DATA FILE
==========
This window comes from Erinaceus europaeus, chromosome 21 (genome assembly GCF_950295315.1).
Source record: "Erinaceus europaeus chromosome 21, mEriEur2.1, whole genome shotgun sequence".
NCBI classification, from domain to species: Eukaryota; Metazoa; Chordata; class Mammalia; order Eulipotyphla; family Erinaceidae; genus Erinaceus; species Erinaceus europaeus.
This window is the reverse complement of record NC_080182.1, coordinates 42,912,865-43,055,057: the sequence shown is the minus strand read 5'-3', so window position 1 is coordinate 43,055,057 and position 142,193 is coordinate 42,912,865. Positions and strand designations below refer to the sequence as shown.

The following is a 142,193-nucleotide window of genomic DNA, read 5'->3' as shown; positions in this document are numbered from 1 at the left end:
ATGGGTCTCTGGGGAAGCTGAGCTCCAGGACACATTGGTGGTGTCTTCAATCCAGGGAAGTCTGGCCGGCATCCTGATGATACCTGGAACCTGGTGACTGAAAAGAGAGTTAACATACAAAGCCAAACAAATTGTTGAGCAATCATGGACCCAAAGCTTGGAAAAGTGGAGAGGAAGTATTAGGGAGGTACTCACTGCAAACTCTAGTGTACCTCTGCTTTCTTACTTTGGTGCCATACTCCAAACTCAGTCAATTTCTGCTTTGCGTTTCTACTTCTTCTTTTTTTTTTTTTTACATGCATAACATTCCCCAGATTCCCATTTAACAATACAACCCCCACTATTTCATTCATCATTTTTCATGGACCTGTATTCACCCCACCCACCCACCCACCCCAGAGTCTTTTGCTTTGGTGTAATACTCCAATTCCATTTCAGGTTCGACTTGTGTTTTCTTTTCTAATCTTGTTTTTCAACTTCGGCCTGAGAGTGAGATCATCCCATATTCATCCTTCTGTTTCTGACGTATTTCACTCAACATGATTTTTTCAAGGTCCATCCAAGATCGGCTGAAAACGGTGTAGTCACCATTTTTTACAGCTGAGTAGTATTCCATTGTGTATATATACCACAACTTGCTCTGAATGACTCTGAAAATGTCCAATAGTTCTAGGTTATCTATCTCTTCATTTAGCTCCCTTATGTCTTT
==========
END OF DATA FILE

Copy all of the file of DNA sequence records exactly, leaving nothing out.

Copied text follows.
This window comes from Erinaceus europaeus, chromosome 21 (genome assembly GCF_950295315.1).
Source record: "Erinaceus europaeus chromosome 21, mEriEur2.1, whole genome shotgun sequence".
NCBI classification, from domain to species: Eukaryota; Metazoa; Chordata; class Mammalia; order Eulipotyphla; family Erinaceidae; genus Erinaceus; species Erinaceus europaeus.
This window is the reverse complement of record NC_080182.1, coordinates 42,912,865-43,055,057: the sequence shown is the minus strand read 5'-3', so window position 1 is coordinate 43,055,057 and position 142,193 is coordinate 42,912,865. Positions and strand designations below refer to the sequence as shown.

The following is a 142,193-nucleotide window of genomic DNA, read 5'->3' as shown; positions in this document are numbered from 1 at the left end:
ATGGGTCTCTGGGGAAGCTGAGCTCCAGGACACATTGGTGGTGTCTTCAATCCAGGGAAGTCTGGCCGGCATCCTGATGATACCTGGAACCTGGTGACTGAAAAGAGAGTTAACATACAAAGCCAAACAAATTGTTGAGCAATCATGGACCCAAAGCTTGGAAAAGTGGAGAGGAAGTATTAGGGAGGTACTCACTGCAAACTCTAGTGTACCTCTGCTTTCTTACTTTGGTGCCATACTCCAAACTCAGTCAATTTCTGCTTTGCGTTTCTACTTCTTCTTTTTTTTTTTTTTACATGCATAACATTCCCCAGATTCCCATTTAACAATACAACCCCCACTATTTCATTCATCATTTTTCATGGACCTGTATTCACCCCACCCACCCACCCACCCCAGAGTCTTTTGCTTTGGTGTAATACTCCAATTCCATTTCAGGTTCGACTTGTGTTTTCTTTTCTAATCTTGTTTTTCAACTTCGGCCTGAGAGTGAGATCATCCCATATTCATCCTTCTGTTTCTGACGTATTTCACTCAACATGATTTTTTCAAGGTCCATCCAAGATCGGCTGAAAACGGTGTAGTCACCATTTTTTACAGCTGAGTAGTATTCCATTGTGTATATATACCACAACTTGCTCTGAATGACTCTGAAAATGTCCAATAGTTCTAGGTTATCTATCTCTTCATTTAGCTCCCTTATGTCTTT